Esther McCarthy reviews It and Wind River
IT (16) ***
MANY WHO READ Stephen King’s best-selling novel or watched the TV miniseries which it spawned ended up swearing off clowns for life.
Ironically for a horror thriller, the movie works best as a drama, thanks to the finely-drawn characters and banter among its young cast. Children have been going missing in mysterious circumstances, and we see one such disappearance of a little boy in macabre circumstances in an opening scene.
One of them is still traumatised by the disappearance of his little brother, and he and his group of friends start investigating connections to Pennywise, a demonic clown said to surface every 27 years.
Director Andy Muschietti does his best with sound and effects to crank up the tension, and I imagine those who do fear clowns will have plenty to shiver at here. But it’s as a coming-of-age drama that It feels at its most assured.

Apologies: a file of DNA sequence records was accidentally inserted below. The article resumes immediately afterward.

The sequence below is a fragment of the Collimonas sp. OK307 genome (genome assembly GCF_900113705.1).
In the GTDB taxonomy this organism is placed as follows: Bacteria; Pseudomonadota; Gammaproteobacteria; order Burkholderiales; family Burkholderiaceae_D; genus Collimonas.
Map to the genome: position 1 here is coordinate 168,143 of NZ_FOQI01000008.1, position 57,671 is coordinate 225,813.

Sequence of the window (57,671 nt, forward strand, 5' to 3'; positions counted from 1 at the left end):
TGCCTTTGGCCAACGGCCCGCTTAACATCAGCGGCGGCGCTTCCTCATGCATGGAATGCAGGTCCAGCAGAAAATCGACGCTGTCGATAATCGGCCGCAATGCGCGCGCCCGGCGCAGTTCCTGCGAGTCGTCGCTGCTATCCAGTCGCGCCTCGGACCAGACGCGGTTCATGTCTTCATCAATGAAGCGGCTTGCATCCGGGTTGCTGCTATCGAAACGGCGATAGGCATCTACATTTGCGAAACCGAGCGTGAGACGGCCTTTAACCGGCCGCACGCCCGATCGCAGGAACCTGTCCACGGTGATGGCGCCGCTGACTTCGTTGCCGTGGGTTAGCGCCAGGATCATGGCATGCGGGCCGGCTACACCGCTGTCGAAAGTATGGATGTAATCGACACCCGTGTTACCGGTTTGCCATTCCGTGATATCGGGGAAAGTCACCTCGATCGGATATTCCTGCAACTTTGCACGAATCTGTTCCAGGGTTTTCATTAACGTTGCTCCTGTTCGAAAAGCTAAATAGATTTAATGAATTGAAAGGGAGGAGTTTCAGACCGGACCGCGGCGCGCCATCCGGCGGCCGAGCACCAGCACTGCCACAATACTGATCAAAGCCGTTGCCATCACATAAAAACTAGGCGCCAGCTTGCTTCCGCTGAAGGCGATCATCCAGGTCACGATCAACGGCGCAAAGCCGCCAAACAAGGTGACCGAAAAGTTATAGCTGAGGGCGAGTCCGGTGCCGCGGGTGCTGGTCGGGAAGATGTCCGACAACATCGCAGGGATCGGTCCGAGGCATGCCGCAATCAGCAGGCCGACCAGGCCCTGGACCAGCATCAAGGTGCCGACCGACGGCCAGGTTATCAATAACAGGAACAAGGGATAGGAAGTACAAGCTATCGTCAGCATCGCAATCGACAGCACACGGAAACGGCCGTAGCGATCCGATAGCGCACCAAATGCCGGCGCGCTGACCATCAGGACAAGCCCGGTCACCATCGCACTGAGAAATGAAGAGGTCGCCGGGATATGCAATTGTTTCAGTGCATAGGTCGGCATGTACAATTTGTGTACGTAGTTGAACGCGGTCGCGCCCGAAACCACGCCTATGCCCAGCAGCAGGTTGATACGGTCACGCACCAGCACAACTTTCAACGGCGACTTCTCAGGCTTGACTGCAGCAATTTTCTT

Wind River (16) ****
With Hell or High Water and crime thriller Sicario, Taylor Sheridan showed he was capable of building great tension and powerful storytelling into his screenplays.
Now he’s getting the opportunity to do so behind the camera, and boy, does he deliver.
Jeremy Renner is Cory Lambert, a man who ekes out a living as a game tracker on a remote Native American reservation in harshest Wyoming. When he stumbles across the body of a local woman he knows, and pushes for a federal investigation, he comes under the radar of an young FBI agent (Elizabeth Olsen) sent in to do the paperwork.
What appears initially to be a slow-burning police procedural drama develops into a shocking and brutal second hour, and the plotting is smart and dense.